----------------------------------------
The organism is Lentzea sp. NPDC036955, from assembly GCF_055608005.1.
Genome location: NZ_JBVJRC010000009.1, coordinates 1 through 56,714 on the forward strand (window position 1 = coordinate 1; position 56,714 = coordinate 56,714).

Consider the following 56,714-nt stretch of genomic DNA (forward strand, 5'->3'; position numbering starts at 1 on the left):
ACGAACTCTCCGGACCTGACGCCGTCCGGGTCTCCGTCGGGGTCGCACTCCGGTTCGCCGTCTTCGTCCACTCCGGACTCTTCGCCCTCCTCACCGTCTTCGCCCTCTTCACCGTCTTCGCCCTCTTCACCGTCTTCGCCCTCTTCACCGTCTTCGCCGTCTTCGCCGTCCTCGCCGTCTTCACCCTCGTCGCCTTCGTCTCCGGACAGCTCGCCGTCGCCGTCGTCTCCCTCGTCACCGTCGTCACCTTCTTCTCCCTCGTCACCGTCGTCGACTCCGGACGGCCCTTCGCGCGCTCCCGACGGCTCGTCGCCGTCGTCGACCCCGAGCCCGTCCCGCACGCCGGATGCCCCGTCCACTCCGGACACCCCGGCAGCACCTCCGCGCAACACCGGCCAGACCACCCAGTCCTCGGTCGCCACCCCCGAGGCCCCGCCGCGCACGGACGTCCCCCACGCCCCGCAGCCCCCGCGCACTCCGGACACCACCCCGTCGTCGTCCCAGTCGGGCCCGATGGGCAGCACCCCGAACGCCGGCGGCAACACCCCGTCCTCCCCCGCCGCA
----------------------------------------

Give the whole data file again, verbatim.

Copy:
The organism is Lentzea sp. NPDC036955, from assembly GCF_055608005.1.
Genome location: NZ_JBVJRC010000009.1, coordinates 1 through 56,714 on the forward strand (window position 1 = coordinate 1; position 56,714 = coordinate 56,714).

Consider the following 56,714-nt stretch of genomic DNA (forward strand, 5'->3'; position numbering starts at 1 on the left):
ACGAACTCTCCGGACCTGACGCCGTCCGGGTCTCCGTCGGGGTCGCACTCCGGTTCGCCGTCTTCGTCCACTCCGGACTCTTCGCCCTCCTCACCGTCTTCGCCCTCTTCACCGTCTTCGCCCTCTTCACCGTCTTCGCCCTCTTCACCGTCTTCGCCGTCTTCGCCGTCCTCGCCGTCTTCACCCTCGTCGCCTTCGTCTCCGGACAGCTCGCCGTCGCCGTCGTCTCCCTCGTCACCGTCGTCACCTTCTTCTCCCTCGTCACCGTCGTCGACTCCGGACGGCCCTTCGCGCGCTCCCGACGGCTCGTCGCCGTCGTCGACCCCGAGCCCGTCCCGCACGCCGGATGCCCCGTCCACTCCGGACACCCCGGCAGCACCTCCGCGCAACACCGGCCAGACCACCCAGTCCTCGGTCGCCACCCCCGAGGCCCCGCCGCGCACGGACGTCCCCCACGCCCCGCAGCCCCCGCGCACTCCGGACACCACCCCGTCGTCGTCCCAGTCGGGCCCGATGGGCAGCACCCCGAACGCCGGCGGCAACACCCCGTCCTCCCCCGCCGCA